Federica Brignone has not stood on a World Cup podium since the final GS of 2016-17 when she won at Aspen, Colo., but she ended the drought with a win in the giant slalom at Lienz, Austria, on Dec. 29. Her victory was by a narrow margin, 0.04 seconds over second-place finisher Viktoria Rebensburg of Germany and 0.08 seconds over third-place finisher Mikaela Shiffrin of the U.S.
“Today, I’m so happy,” the Italian said. “I didn’t expect to win today, for sure, but I wanted to be good and maybe come back on the podium. We were so close. I have to say that I’m lucky, too, because I mean Mikaela and Vicky, they are really, really close to me, but that was the first run, too. I think that’s a tough race.”
The win marks an important moment in Brignone’s comeback. The Italian skipped the World Cup opener in Soelden after suffering an adductor injury during summer training in South America and returned to racing in late November at Killington, Vt. The injury did not require surgery, but she did do extensive physical therapy to recover. The injury is reportedly still bothering her.
“I’m not 100 percent, and I’m not healthy, not still, but it’s going better and better,” Brignone said.
While Rebensburg was not able to secure her third win of the season after losing time on the second run, she did regain the red leader bib from Mikaela Shiffrin. The American may have a nearly 400-point lead in the overall standings over the German, but the GS standings are neck-in-neck. France’s Tessa Worley and Italy’s Manuela Moelgg are also within striking distance of the red GS bib under the right circumstances.
“In the end, a pretty good day, for sure. With my second place, I’m quite happy with it,” the German shared. “It was really tight, so the first time, when you’re in the finish, for sure, your thoughts go a bit about those four hundredths, but in the end, I’m really, really happy about it that I could manage to bring everything down more or less good.”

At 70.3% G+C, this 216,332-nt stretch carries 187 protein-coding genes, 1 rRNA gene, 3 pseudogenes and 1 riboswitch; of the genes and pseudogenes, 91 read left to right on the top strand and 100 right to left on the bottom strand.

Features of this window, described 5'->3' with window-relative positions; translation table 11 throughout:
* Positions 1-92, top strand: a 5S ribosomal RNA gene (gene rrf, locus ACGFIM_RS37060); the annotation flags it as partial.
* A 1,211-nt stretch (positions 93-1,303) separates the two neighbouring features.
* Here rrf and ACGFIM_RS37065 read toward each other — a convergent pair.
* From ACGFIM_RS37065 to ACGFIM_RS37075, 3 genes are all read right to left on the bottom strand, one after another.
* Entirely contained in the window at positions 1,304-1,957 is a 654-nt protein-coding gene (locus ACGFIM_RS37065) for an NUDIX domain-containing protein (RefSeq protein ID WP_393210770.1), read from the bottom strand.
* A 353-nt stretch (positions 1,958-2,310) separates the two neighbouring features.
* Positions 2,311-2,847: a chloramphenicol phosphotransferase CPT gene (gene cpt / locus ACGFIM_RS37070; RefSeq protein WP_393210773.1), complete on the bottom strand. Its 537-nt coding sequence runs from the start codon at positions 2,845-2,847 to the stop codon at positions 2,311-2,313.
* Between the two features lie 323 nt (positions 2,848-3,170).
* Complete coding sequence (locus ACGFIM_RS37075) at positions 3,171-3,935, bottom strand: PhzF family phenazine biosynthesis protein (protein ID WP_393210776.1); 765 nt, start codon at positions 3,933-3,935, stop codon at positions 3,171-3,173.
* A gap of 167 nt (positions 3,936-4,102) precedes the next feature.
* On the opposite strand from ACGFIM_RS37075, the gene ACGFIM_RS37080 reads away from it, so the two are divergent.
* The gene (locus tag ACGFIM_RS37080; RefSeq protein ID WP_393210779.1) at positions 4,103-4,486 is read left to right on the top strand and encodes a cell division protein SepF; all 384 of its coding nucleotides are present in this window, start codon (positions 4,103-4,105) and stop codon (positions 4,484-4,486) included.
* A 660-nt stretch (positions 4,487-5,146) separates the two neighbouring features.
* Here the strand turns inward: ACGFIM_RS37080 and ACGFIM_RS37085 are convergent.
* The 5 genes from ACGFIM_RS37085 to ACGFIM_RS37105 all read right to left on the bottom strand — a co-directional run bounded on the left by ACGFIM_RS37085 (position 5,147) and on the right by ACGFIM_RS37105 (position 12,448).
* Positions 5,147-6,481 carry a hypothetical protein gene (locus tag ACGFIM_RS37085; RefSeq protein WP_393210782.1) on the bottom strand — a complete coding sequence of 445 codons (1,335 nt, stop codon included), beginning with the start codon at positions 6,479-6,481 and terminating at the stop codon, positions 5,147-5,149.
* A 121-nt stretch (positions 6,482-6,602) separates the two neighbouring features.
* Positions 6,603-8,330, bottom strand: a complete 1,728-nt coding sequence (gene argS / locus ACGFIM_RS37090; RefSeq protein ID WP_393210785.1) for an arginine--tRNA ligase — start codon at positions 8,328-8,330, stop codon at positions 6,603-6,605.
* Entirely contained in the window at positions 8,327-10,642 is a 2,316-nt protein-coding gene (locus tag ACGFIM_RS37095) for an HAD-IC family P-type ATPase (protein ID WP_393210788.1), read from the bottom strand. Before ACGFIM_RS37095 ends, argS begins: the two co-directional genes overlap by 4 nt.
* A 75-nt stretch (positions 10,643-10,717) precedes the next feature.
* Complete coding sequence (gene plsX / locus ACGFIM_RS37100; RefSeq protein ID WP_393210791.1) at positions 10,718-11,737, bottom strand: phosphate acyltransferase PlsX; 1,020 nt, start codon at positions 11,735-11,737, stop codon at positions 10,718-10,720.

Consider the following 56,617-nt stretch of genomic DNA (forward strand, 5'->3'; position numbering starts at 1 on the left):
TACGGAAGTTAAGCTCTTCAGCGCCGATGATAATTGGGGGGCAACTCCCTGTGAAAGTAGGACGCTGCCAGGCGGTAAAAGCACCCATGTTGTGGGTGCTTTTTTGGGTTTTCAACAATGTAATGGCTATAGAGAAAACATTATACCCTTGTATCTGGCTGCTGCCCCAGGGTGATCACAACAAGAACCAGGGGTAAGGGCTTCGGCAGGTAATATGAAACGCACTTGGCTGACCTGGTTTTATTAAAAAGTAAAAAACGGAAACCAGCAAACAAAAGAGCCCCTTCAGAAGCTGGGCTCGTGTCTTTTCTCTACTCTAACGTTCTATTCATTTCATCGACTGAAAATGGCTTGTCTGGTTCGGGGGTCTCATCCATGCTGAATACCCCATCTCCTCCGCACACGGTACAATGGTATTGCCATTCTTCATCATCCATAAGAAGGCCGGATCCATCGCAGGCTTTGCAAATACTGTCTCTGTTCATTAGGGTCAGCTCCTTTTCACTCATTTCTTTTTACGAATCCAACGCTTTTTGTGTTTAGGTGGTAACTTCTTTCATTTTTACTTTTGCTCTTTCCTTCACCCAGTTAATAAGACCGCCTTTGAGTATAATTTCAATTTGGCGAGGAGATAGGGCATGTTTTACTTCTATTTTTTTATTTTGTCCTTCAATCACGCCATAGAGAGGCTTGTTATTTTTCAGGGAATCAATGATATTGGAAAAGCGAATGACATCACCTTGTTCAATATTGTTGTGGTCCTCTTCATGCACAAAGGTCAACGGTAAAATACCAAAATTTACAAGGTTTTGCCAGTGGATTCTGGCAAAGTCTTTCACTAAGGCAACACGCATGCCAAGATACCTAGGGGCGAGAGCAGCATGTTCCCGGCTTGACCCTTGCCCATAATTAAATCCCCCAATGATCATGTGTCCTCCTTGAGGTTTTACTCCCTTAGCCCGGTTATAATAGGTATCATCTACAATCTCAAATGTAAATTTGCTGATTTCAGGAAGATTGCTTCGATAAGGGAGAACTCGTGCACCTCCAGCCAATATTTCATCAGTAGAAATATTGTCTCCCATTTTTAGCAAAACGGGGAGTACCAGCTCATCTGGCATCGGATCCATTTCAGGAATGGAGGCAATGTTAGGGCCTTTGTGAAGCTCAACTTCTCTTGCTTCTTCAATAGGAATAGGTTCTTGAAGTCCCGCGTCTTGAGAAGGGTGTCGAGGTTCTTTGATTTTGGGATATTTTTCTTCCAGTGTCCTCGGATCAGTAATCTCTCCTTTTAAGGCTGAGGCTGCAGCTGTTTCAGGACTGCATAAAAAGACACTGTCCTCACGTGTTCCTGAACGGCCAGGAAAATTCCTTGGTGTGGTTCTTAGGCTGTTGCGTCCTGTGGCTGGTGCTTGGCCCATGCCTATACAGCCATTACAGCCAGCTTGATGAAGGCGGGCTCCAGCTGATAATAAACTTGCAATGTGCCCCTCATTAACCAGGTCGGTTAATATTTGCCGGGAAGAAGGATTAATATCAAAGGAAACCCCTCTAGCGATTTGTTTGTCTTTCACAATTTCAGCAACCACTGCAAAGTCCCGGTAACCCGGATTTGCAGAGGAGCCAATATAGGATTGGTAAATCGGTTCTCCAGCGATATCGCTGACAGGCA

Watching the second run, it was easy to see that time was lost on the bottom split. The course opened up a bit and athletes who let their skis run made up quite a bit of time. The course also sat in shadows and the track, as Shiffrin shared, was bumpy.
“It was dark,” Shiffrin said. “I actually felt pretty good with the surface. It’s a little bumpy here and there, but it was okay. It was tough in just a couple spots that were really important and otherwise, I had a lot of fun skiing it actually.”
While the American is always looking for the win, earning her 53rd World Cup podium is nothing to laugh at. The American has been on the podium in all, but three World Cup races she started this season.
“For sure, I’m really happy with my performance over the two days, but it always stings a little bit when you think, ‘Ah, third place. Eight hundredths from the lead or four hundredths from second place,’” she said. “It’s really close, but it means it’s a good competition for the women, and that’s really exciting for us. It’s exciting for the fans, and I definitely was attacking on the second run even more than the first run, so I can be happy with that.”